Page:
With all the parts back from powder-coating, and the fabrication all done (forks rebuilt under Dad’s supervision), it was time for her to build her creation. It all went together well due to pre-fitting all the custom parts prior to powder and paint, and the wiring loom was reworked. The painted engine was fitted using a step-ladder over the back end, a plank, some rope, a paddock stand, a Harley lift, a little wooden trolley on castors, and a lot of faffing, but it went in without scratching so that was okay. Delkevic supplied a fantastic exhaust system (which Cheyenne herself’d found and sourced very early on), and a new dash was made from an old ABS (acrylonitrile butadiene styrene, plastic, not anti-lock braking system) box, and the word ‘beauty’ added in Japanese script to the nose-cowl (to match the ‘Cheyenne’ between the koi carp on the tank) to break up the big stripe a little. Finally, the tatty crash-bars were redone gloss black to get the bike off the black stuff in case the worst happened.
The brakes were bled (‘a nightmare!’), and oil put in the engine, and the motor fired up in about 40 seconds (‘Although it’d’ve been quicker if we’d remembered to apply the choke…’), sounding as though it’d only just been turned off an hour ago – not something that hadn’t been run in nearly four years!
All she had to do now was pass her test – not easy during lockdown. Simon at RMT got her a cancellation, and she passed mid-May last year. The bike’s first show was Kickback last year and she was stunned when it got the Junior class for builders under the age of 30 (one of her competitors was Carter Harris from Attitude Cycles!). Since then she’s done over a thousand faultless miles, and enjoyed every moment on it, although her and Mark are now on with a BMW project (that very definitely is a cafe racer…) for, hopefully, Kickback this year. This, despite the fact that, as I write this, she’s still only 19!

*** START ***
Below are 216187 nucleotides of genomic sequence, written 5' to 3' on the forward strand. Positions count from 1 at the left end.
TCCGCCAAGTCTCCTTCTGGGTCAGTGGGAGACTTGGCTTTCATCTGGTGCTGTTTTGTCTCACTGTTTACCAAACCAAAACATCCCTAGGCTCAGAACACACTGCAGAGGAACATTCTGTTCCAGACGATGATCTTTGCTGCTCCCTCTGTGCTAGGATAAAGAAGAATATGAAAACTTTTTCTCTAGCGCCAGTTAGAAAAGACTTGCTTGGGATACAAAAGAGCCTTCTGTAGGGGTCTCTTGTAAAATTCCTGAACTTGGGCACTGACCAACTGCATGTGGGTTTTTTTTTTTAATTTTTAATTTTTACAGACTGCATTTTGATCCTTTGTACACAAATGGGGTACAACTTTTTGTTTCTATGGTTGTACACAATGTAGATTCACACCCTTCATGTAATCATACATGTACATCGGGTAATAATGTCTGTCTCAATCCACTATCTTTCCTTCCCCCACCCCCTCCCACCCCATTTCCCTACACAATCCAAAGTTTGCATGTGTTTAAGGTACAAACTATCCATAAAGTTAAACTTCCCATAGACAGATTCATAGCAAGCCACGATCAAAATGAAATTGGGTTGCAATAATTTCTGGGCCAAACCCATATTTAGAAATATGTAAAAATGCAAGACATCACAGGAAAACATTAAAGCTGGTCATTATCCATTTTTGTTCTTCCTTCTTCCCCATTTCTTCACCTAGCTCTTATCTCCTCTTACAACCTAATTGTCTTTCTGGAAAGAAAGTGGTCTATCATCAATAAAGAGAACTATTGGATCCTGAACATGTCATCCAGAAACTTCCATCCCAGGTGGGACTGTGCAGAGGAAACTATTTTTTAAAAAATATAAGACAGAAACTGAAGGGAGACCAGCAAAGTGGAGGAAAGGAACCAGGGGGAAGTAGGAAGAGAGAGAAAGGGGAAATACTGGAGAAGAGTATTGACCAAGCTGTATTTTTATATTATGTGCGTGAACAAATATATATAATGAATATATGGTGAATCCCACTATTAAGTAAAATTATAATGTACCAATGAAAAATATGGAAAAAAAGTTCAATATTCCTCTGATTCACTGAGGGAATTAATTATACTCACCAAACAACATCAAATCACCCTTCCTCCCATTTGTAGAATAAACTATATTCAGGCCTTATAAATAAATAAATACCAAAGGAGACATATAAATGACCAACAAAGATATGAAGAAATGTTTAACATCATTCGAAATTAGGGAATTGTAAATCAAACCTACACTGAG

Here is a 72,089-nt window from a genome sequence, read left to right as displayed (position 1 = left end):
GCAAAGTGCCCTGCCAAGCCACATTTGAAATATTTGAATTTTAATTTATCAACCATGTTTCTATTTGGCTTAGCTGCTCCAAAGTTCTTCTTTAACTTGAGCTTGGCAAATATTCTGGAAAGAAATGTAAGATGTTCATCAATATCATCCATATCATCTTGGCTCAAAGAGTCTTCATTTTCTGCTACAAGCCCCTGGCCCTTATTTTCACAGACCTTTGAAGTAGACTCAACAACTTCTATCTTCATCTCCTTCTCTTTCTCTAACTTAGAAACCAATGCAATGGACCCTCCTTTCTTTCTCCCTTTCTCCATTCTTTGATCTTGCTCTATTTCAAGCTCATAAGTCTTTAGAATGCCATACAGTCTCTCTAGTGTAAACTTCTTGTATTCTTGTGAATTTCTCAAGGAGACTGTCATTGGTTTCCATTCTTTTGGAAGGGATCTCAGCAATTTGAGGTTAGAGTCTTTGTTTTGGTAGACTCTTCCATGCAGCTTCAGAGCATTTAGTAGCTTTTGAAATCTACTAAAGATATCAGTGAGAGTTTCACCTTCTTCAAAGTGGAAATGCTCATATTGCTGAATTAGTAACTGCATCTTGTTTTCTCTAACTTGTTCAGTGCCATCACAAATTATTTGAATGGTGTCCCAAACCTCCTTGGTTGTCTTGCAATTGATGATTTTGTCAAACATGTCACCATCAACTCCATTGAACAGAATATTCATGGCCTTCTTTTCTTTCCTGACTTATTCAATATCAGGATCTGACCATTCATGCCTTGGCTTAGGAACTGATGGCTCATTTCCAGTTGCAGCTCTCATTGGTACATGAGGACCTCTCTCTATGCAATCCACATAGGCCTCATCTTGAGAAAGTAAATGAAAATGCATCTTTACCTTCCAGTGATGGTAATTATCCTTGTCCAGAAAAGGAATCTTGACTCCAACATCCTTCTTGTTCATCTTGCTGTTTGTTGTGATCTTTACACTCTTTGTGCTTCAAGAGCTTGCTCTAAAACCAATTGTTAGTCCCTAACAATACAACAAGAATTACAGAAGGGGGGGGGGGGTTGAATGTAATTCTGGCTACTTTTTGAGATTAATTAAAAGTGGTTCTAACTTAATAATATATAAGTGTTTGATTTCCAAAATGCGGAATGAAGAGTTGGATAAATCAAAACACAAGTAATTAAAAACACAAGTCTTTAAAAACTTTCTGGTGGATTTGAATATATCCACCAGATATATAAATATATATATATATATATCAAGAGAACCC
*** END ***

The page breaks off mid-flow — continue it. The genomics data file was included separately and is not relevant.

1999 Suzuki GS500E engine (painted with Plastikote BBQ paint, casings powder-coated gloss black, Siberdyne clear clutch cover, Delkevic stainless 2-1 exhaust)/frame (modified)/foot-rest hangers (Honda ‘pegs)/rear brake lever/gear lever/wheels/forks (Hagon progressive springs)/yokes/master-cylinder/switchgear/clocks/swingarm/rear caliper/rear master-cylinder/front mudguard/fuel tank/loom (modified), Michelin Pilot Street tyres, Tourmax discs, Suzuki SV650 front caliper, homemade braided brake lines, aftermarket MX handlebars/adjustable levers/diamond pattern grips, H-D Street 750 nose fairing (modified), BMW custom seat (modified), one-off undertray, one-off ABS side-panels, Red Fox hugger rear mudguard, Yamaha rear shock, Suzuki GSF650 shock-link, shortened dog-bones, aftermarket headlight/tail light/indicators
Pearl Black/Honda Pearl Yellow/koi carp custom design by Cheyenne/Mark/Wobbz, painted by Wobbz Custom Paint (07512 773076 or www.wobbzart.co.uk), powder-coating by Redditch Shotblasting Company Ltd (01527 529659 or www.redditchshotblasting.co.uk)
Bike built by owner & Mark Keogh (dad), clear clutch cover by Siberdyne Motorcycle Parts (07528117805 or www.siberdynemotorcycleparts.co.uk)
“My Dad; my Mum; Uncle Dan; Mike & Archie at Classic Bike Shop (01527 454158 or www.classicbikeshop.co.uk); RMT Motorcycle Training (01527 500333 or rmtnet.co.uk); & Henry Cole for getting me recognised at bike meets!”